Sarah Champion, the Labour MP for Rotherham, courageously penned an op-ed in which she stated that ‘Britain has a problem with British Pakistani men raping and exploiting white girls.’ Labour MP Naz Shah was more offended by her colleague’s criticisms of the Pakistani community than the horrific scale of child grooming and exploitation occurring within those communities. She branded Ms Champion ‘irresponsible’ for her comments.  Soon after, Ms Champion was forced to resign from her position as Shadow Minister for Women and Equalities.

Ms Shah’s priorities were to erase the stigma from men in her community rather than address the suffering of young British women and girls. Whether Muslim or non-Muslim, women constantly face discrimination and violence within a vision of diversity and pluralism which upholds the culture of a misogynist minority. This is supported by those in power, such as Ms Shah. Meanwhile, those people who called out this institutionalized misogyny from within communities were snubbed and branded as Islamophobes or traitors. Nazir Afzal, former chief executive of the Association of Police and Crime Commissioners, pioneered the campaign to bring Rochdale grooming gang to justice. In doing so he brought heart-wrenching accounts of abuse into the spotlight, exposing the misogyny prevalent within South Asian communities, exhorting, ‘Will South Asian communities condemn these atrocities – and take the necessary action? I’m not convinced.’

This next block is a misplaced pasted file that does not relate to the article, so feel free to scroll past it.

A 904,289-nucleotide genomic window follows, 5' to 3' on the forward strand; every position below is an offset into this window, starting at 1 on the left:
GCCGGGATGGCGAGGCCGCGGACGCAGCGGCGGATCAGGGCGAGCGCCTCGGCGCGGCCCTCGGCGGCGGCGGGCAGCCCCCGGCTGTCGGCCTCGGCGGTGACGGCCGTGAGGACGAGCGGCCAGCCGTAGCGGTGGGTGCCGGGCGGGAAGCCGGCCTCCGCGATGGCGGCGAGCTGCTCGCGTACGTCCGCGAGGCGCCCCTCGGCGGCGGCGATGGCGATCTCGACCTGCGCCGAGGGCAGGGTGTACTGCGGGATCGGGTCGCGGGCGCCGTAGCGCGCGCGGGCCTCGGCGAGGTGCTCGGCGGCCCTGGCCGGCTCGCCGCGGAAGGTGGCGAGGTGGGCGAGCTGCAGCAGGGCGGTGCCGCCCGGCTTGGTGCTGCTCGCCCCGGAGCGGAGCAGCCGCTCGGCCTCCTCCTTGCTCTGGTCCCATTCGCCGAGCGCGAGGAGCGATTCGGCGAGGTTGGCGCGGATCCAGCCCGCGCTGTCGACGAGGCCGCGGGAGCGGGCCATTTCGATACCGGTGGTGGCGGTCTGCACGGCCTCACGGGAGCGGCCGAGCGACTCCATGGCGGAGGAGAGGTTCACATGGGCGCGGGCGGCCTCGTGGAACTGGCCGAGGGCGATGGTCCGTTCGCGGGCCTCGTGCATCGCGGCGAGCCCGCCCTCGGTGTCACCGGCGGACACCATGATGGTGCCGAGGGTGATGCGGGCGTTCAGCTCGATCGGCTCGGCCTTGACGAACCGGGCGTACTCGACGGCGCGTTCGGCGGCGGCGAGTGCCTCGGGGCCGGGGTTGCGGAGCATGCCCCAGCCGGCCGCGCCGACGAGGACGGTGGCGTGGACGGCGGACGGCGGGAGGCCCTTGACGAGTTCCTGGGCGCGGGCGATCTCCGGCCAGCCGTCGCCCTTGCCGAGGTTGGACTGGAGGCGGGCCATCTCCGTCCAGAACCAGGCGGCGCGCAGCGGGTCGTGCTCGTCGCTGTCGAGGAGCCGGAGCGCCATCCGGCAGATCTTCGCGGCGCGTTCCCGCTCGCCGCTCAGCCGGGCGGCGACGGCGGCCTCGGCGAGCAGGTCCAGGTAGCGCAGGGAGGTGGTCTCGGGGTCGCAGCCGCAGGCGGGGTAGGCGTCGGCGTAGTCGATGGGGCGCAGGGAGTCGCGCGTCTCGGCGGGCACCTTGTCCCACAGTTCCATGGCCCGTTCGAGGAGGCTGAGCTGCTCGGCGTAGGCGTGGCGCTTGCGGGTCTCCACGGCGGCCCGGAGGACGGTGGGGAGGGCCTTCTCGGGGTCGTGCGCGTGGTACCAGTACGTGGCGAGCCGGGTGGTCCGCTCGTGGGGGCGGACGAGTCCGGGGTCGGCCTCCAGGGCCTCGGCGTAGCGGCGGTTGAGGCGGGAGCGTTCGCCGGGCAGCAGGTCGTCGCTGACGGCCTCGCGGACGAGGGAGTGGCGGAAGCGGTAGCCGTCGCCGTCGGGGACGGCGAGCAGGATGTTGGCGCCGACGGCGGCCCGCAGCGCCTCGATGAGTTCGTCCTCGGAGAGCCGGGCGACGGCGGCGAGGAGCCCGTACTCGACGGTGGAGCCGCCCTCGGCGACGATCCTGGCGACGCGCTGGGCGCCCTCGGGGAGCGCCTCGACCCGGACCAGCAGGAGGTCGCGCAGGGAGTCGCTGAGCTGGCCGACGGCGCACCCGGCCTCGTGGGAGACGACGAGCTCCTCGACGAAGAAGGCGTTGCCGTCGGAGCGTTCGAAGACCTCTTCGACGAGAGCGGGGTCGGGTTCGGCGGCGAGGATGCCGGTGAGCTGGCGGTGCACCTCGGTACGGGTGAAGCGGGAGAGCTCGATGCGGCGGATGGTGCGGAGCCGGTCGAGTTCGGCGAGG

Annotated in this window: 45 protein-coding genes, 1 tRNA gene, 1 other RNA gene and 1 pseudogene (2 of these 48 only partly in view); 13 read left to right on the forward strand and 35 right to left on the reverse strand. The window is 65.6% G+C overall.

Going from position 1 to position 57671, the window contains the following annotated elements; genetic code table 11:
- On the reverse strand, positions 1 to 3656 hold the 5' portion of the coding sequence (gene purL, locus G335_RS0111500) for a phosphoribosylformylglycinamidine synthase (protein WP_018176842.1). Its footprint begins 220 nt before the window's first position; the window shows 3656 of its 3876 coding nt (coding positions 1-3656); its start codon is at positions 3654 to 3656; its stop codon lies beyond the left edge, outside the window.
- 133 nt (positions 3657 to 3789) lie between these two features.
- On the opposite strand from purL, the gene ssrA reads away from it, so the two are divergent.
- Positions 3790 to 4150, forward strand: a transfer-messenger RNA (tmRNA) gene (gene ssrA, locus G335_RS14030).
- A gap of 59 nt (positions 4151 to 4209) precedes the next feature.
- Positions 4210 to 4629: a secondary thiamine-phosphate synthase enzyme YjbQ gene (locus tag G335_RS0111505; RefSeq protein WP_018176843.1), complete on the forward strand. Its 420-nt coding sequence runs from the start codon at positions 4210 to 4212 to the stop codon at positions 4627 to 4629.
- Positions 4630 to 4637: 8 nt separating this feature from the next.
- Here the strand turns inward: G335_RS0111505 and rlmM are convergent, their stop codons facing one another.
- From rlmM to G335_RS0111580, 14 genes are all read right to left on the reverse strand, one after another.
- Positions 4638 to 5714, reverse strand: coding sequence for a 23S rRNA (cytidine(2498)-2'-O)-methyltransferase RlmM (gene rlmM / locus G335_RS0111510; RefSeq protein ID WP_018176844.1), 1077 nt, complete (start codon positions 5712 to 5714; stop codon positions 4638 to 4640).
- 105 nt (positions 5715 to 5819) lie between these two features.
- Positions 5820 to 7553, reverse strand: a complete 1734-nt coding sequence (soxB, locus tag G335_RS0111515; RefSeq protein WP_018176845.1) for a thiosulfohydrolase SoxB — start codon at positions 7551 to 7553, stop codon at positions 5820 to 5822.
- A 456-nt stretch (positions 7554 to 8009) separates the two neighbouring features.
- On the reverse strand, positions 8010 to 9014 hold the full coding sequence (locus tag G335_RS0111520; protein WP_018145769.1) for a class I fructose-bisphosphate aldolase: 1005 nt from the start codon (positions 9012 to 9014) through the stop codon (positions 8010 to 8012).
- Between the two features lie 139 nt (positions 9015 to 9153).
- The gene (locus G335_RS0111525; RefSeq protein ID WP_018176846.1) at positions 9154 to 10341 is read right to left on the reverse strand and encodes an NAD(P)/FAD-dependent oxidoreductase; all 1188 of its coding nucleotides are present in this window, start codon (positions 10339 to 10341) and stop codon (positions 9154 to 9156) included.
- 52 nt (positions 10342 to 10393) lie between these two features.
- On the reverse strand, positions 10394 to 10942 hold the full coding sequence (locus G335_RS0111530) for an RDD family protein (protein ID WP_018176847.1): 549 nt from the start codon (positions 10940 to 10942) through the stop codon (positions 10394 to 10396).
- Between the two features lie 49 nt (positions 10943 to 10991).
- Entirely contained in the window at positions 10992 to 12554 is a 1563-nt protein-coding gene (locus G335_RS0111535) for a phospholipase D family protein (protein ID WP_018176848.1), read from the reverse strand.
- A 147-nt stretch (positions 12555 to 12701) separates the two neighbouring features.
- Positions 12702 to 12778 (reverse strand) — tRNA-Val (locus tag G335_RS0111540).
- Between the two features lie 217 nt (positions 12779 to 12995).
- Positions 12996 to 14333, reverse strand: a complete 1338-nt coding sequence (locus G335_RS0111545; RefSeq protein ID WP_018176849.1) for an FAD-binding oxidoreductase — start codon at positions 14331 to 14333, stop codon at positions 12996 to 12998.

His fellow Muslims disinvited him from giving the keynote address at the annual gala for the Society of Asian Lawyers. A member of the committee wrote an email to Mr Afzal informing him that, ‘candidly and regrettably, a member of our committee voiced concern over whether your article in The Mail on Sunday on grooming and your keynote speech may cause offence to guests at the ball.’

He was not only ostracized by his fellow community members. The government also turned on him. Soon afterwards, he found himself being forced to resign after making a statement on the Manchester Arena bombing. Law enforcement agencies have turned a blind eye to the plight of grooming victims, and turned on their own colleagues to discourage them from speaking the truth.

Since 2011, many grooming gang members have been arrested and prosecuted, but their ingrained misogynistic attitudes have not changed. In conservative Muslim societies, men grow up believing that women are born to serve men. The British Pakistani community is no exception. Men are taught that women have no individual agency; that they are destined to be defined in relation to men. The concept of women’s liberation is seen as disobedience to holy laws and ancient customs. There is a misconception that veiled women who are housewives are considered worthy of respect by these men. In reality, they are treated as property. Women bear the burden of family ‘honour.’ Men consider it their ordained right to beat their wives to discipline them. The concept of marital rape doesn’t exist; women have no right to refuse to engage in sexual intercourse with their husbands. Horrific accounts from the female family members of some of the grooming gang members indicate the miserable lives of the women there, and the treatment they received within closed walls. The daughter of one said, ‘My dad is in prison because he was with others raping small white girls. I hate him. He made my mum pregnant eight times even when she didn’t want to. I heard her crying. Six babies died. He did that to her for so long but never went to prison.’